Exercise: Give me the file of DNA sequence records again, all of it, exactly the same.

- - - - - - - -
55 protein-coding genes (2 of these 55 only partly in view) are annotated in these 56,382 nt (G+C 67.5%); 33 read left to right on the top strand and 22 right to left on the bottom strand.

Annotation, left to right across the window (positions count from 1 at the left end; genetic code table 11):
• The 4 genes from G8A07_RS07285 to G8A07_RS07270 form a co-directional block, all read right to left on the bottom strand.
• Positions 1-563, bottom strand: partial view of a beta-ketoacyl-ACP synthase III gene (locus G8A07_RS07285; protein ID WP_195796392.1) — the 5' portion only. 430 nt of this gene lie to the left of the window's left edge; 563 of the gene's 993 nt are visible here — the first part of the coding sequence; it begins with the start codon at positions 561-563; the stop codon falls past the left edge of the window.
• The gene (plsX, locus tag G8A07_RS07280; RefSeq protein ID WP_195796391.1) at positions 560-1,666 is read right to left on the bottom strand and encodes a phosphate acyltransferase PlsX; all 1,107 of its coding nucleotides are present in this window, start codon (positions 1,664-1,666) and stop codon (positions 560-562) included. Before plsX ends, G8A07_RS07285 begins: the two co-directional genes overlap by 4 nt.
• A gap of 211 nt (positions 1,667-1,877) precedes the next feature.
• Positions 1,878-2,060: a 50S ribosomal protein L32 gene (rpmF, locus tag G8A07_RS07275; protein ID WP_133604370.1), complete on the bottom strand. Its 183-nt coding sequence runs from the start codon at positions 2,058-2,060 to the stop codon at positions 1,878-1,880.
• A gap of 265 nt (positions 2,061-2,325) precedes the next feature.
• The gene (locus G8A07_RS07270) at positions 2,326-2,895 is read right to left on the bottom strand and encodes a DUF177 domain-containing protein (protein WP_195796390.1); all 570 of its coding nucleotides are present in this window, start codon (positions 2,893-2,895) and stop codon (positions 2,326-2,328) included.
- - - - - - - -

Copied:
55 protein-coding genes (2 of these 55 only partly in view) are annotated in these 56,382 nt (G+C 67.5%); 33 read left to right on the top strand and 22 right to left on the bottom strand.

Annotation, left to right across the window (positions count from 1 at the left end; genetic code table 11):
• The 4 genes from G8A07_RS07285 to G8A07_RS07270 form a co-directional block, all read right to left on the bottom strand.
• Positions 1-563, bottom strand: partial view of a beta-ketoacyl-ACP synthase III gene (locus G8A07_RS07285; protein ID WP_195796392.1) — the 5' portion only. 430 nt of this gene lie to the left of the window's left edge; 563 of the gene's 993 nt are visible here — the first part of the coding sequence; it begins with the start codon at positions 561-563; the stop codon falls past the left edge of the window.
• The gene (plsX, locus tag G8A07_RS07280; RefSeq protein ID WP_195796391.1) at positions 560-1,666 is read right to left on the bottom strand and encodes a phosphate acyltransferase PlsX; all 1,107 of its coding nucleotides are present in this window, start codon (positions 1,664-1,666) and stop codon (positions 560-562) included. Before plsX ends, G8A07_RS07285 begins: the two co-directional genes overlap by 4 nt.
• A gap of 211 nt (positions 1,667-1,877) precedes the next feature.
• Positions 1,878-2,060: a 50S ribosomal protein L32 gene (rpmF, locus tag G8A07_RS07275; protein ID WP_133604370.1), complete on the bottom strand. Its 183-nt coding sequence runs from the start codon at positions 2,058-2,060 to the stop codon at positions 1,878-1,880.
• A gap of 265 nt (positions 2,061-2,325) precedes the next feature.
• The gene (locus G8A07_RS07270) at positions 2,326-2,895 is read right to left on the bottom strand and encodes a DUF177 domain-containing protein (protein WP_195796390.1); all 570 of its coding nucleotides are present in this window, start codon (positions 2,893-2,895) and stop codon (positions 2,326-2,328) included.